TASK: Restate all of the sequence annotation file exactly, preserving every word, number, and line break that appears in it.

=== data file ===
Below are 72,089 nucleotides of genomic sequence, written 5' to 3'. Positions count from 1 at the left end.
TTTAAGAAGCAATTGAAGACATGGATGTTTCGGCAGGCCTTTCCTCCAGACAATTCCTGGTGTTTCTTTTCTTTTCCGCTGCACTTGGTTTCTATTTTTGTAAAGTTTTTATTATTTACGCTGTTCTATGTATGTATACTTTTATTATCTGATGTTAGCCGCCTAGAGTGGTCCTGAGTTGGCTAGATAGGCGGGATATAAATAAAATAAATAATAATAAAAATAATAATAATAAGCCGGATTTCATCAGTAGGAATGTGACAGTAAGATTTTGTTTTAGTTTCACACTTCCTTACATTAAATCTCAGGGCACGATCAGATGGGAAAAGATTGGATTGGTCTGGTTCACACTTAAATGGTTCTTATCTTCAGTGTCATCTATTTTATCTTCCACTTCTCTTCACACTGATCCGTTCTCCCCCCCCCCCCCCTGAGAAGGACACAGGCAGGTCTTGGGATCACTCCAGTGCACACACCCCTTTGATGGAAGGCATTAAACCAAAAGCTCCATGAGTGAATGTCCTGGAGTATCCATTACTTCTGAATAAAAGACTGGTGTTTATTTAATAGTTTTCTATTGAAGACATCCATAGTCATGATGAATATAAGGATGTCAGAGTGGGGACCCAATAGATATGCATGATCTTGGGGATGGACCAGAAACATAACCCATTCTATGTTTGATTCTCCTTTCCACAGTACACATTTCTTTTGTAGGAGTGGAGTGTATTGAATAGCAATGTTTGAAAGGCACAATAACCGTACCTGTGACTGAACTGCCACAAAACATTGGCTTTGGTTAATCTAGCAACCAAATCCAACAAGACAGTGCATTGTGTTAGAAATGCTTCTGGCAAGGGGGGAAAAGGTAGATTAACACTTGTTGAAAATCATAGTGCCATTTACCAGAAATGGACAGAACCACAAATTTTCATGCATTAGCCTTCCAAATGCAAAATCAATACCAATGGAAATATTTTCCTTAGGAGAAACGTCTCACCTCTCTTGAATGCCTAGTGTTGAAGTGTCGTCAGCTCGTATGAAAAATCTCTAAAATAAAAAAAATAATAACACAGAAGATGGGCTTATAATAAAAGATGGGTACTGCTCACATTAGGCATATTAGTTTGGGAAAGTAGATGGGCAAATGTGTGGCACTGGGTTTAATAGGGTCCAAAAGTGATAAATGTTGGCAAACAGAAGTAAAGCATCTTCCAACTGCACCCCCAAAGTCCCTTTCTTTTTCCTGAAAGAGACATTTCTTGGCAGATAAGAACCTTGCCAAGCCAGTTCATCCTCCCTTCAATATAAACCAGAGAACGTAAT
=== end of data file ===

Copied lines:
Below are 72,089 nucleotides of genomic sequence, written 5' to 3'. Positions count from 1 at the left end.
TTTAAGAAGCAATTGAAGACATGGATGTTTCGGCAGGCCTTTCCTCCAGACAATTCCTGGTGTTTCTTTTCTTTTCCGCTGCACTTGGTTTCTATTTTTGTAAAGTTTTTATTATTTACGCTGTTCTATGTATGTATACTTTTATTATCTGATGTTAGCCGCCTAGAGTGGTCCTGAGTTGGCTAGATAGGCGGGATATAAATAAAATAAATAATAATAAAAATAATAATAATAAGCCGGATTTCATCAGTAGGAATGTGACAGTAAGATTTTGTTTTAGTTTCACACTTCCTTACATTAAATCTCAGGGCACGATCAGATGGGAAAAGATTGGATTGGTCTGGTTCACACTTAAATGGTTCTTATCTTCAGTGTCATCTATTTTATCTTCCACTTCTCTTCACACTGATCCGTTCTCCCCCCCCCCCCCCTGAGAAGGACACAGGCAGGTCTTGGGATCACTCCAGTGCACACACCCCTTTGATGGAAGGCATTAAACCAAAAGCTCCATGAGTGAATGTCCTGGAGTATCCATTACTTCTGAATAAAAGACTGGTGTTTATTTAATAGTTTTCTATTGAAGACATCCATAGTCATGATGAATATAAGGATGTCAGAGTGGGGACCCAATAGATATGCATGATCTTGGGGATGGACCAGAAACATAACCCATTCTATGTTTGATTCTCCTTTCCACAGTACACATTTCTTTTGTAGGAGTGGAGTGTATTGAATAGCAATGTTTGAAAGGCACAATAACCGTACCTGTGACTGAACTGCCACAAAACATTGGCTTTGGTTAATCTAGCAACCAAATCCAACAAGACAGTGCATTGTGTTAGAAATGCTTCTGGCAAGGGGGGAAAAGGTAGATTAACACTTGTTGAAAATCATAGTGCCATTTACCAGAAATGGACAGAACCACAAATTTTCATGCATTAGCCTTCCAAATGCAAAATCAATACCAATGGAAATATTTTCCTTAGGAGAAACGTCTCACCTCTCTTGAATGCCTAGTGTTGAAGTGTCGTCAGCTCGTATGAAAAATCTCTAAAATAAAAAAAATAATAACACAGAAGATGGGCTTATAATAAAAGATGGGTACTGCTCACATTAGGCATATTAGTTTGGGAAAGTAGATGGGCAAATGTGTGGCACTGGGTTTAATAGGGTCCAAAAGTGATAAATGTTGGCAAACAGAAGTAAAGCATCTTCCAACTGCACCCCCAAAGTCCCTTTCTTTTTCCTGAAAGAGACATTTCTTGGCAGATAAGAACCTTGCCAAGCCAGTTCATCCTCCCTTCAATATAAACCAGAGAACGTAAT